Tuesday, June 26, 2012

The Ordo Salutis organised according to the Trinity

10 comments:

Alistair Bain said...

This is exactly why I don't reckon having a formal ordo salutis is very helpful.

Union with Christ. Stick to that.

Surely each member of the Trinity is involved in each of these acts?

Luke Isham said...

But what would keep an ordo-salutis organised around union with Christ from becoming a form of Arian soteriology?

("Union with Christ" is a descriptive category not an organising principle. The biblical data is so varied and broad to be anything else.)

(While I think there is both a mutual indwelling and sharing of tasks, I also wouldn't want to get to a place where the persons of the Trinity became interchangeable.)

Alistair Bain said...

Why do you need an organizing principle?

I'm in no way suggesting that the members of the God head are interchangeable.

Luke Isham said...

Romans 8:30 + the need (perhaps personal) to see how the all the doctrines of grace relate to one another.

jamesanita.blogspot.com/ said...

Hey Luke

I would be nice to have some "Go To" passages with each of these.

Hope the family is doing well

Cheers James

Andrew Bowles said...

Alistair's question is important, because as it stands it is probably a tritheistic diagram.

In terms of the balance between unity and distinction, it might help to draw some arrows between the actions or organise them non-linearly to indicate that something is primarily the action of a particular Person but draws us into the relationship with the other two. For instance, 'Glorification' is certainly part of becoming like Christ, but then who is it who indwells us to transform us 'from glory to glory'? And in becoming like Christ do we begin to take on the glory of the Father who dwells in unapproachable light? The same could be said for the rest.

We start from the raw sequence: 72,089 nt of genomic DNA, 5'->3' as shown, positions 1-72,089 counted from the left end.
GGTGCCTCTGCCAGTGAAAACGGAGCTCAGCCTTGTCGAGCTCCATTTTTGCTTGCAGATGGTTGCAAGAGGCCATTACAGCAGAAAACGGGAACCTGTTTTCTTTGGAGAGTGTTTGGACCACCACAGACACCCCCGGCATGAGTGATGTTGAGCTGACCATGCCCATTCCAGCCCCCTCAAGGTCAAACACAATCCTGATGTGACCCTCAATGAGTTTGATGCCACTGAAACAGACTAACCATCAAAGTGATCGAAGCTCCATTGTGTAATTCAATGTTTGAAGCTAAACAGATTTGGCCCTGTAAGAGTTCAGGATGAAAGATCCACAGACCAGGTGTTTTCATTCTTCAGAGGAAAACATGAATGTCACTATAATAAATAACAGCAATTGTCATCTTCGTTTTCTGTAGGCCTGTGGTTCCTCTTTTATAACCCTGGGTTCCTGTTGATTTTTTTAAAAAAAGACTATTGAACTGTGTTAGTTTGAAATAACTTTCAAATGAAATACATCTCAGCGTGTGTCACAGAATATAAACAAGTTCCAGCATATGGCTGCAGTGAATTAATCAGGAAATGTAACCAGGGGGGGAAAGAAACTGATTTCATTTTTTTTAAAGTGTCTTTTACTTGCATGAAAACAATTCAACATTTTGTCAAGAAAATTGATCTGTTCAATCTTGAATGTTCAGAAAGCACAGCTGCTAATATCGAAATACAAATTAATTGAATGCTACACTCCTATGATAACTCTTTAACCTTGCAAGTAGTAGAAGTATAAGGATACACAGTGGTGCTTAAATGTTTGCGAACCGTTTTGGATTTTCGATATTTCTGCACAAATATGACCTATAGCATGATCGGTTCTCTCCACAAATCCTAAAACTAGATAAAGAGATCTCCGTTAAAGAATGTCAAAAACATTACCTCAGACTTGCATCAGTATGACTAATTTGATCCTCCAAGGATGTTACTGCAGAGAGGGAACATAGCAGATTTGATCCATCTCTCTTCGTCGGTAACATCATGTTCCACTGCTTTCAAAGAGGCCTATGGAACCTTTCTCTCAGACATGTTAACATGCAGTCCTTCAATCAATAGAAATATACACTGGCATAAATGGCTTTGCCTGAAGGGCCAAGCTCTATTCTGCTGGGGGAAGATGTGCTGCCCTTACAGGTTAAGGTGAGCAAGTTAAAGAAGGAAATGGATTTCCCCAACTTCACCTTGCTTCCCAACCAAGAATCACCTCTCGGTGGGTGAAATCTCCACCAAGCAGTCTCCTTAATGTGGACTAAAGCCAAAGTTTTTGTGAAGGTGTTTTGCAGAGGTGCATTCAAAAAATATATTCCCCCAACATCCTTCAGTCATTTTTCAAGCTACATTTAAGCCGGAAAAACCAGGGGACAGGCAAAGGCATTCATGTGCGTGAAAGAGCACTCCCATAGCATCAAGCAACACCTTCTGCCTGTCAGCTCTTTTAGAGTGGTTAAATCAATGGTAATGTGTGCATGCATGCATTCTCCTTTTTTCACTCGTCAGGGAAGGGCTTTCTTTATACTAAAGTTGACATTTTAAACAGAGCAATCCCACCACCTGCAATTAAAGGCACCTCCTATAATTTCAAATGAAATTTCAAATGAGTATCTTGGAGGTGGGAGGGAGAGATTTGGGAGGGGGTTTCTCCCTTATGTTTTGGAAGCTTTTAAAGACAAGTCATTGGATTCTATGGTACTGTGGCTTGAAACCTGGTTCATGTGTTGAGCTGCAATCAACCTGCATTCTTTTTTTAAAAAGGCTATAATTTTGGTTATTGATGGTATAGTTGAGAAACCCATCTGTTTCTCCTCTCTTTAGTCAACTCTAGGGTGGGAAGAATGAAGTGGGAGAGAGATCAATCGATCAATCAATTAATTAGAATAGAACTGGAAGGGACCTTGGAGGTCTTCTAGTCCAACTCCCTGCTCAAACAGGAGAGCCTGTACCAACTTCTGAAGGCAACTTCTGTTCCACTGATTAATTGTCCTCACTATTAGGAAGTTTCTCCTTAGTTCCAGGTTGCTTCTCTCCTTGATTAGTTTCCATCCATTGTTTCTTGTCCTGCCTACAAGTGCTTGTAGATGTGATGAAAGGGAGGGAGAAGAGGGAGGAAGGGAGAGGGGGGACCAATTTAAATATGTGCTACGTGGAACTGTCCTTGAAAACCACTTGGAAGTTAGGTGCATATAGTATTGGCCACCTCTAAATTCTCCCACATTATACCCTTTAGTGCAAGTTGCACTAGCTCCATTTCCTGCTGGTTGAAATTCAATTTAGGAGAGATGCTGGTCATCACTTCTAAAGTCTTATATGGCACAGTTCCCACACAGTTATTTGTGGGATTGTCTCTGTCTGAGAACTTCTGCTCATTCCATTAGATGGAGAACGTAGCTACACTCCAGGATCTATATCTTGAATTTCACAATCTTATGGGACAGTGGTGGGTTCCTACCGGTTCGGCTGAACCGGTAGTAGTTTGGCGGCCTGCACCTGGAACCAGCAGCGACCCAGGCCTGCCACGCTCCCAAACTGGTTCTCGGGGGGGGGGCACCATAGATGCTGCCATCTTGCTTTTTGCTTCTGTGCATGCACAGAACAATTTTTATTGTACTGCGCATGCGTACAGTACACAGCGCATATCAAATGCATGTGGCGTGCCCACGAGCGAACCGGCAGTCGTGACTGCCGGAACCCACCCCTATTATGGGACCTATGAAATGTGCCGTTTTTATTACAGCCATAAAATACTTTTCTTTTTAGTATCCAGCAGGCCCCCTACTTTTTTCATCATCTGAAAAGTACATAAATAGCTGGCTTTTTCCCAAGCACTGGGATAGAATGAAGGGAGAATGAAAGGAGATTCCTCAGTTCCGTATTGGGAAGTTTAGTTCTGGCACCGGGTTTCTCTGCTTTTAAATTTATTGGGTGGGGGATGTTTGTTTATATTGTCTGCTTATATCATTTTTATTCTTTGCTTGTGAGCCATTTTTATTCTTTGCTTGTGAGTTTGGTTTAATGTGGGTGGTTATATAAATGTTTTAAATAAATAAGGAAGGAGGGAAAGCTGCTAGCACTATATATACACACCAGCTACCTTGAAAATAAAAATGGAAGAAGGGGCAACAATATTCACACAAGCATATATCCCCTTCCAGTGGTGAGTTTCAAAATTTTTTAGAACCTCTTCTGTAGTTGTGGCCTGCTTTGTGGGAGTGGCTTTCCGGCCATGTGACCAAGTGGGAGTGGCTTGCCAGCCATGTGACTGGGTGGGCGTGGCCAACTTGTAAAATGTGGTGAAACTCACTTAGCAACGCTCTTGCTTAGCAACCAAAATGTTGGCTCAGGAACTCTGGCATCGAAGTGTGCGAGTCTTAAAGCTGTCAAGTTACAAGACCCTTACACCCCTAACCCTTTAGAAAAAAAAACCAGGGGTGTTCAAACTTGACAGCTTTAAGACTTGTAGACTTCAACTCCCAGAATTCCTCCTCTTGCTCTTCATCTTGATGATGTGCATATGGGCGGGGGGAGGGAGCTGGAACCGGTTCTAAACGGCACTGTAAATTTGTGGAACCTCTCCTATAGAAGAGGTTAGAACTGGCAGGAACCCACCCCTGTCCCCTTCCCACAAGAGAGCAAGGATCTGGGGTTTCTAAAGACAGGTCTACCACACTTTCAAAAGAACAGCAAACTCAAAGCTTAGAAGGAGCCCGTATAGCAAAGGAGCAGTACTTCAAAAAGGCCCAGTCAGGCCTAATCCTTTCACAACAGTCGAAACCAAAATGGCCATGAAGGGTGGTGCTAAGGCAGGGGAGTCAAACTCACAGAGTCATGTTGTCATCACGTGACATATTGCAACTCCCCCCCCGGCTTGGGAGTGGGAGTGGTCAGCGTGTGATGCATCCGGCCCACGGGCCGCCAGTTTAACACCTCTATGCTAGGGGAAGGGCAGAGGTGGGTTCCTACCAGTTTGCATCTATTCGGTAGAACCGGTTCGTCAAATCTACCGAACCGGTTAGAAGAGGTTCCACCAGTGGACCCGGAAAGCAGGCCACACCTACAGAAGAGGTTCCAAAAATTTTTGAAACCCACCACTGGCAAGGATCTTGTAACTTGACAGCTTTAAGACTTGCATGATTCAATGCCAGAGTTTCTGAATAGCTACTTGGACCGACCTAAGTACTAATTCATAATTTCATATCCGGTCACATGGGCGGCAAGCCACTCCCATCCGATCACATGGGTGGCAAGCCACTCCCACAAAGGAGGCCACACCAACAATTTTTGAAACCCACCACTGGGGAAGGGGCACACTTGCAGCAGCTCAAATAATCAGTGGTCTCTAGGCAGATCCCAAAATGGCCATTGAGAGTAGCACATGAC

Andrew Bowles said...

The point being that thinking in a Trinitarian fashion is not saying that each activity is singular and could be done by any 'interchangeable' Person, but that every action is necessarily Triune in its outworking. It is not a matter of the Spirit saying to the Son 'I'll take over Glorification if you're feeling a bit busy', but that glorification only happens because the Triune life is being formed in the believer.

Luke Isham said...

Hi Andrew,

I've thought about your comments since I first read them. Relationships and Glorification: yes two failings, laying out the diagram in the way I have, doesn't allow for showing how the relationships between the persons of the Trinity are expressed in our salvation. Also I wasn't sure where to put glorification!

I'm not sure if tritheism is a valid criticism.

A good point that every (Salvific) action is triune, just as every action reflects our union with Christ or every action reflects God's grace.

Going back to Al's opening question, each person of the Trinity takes a different initiative in salvation so even if this diagram was only a rough approximation, it gets us thinking both about the Trinity and Salvation. Which is far better than thinking about neither or thinking about them as unrelated things!

Andrew Bowles said...

You're right, it is better to be thinking about the Trinity in salvation rather than ignoring it, so it is a helpful attempt.

Tritheism sees the three Persons as separate centres of will and action, so it is a tendency when you talk about each Person having a different 'initiative' in salvation or their actions as discrete. I'm of the school of Basil of Caesarea, where in all things the Father initiates, the Son accomplishes, and the Spirit perfects. So, you can chain different parts of the ordo in that way, for instance election-justification-sanctification, the process of salvation initiated by the Father, accomplished by the Son and brought to perfection by the Spirit.

Luke Isham said...

Yes and amen!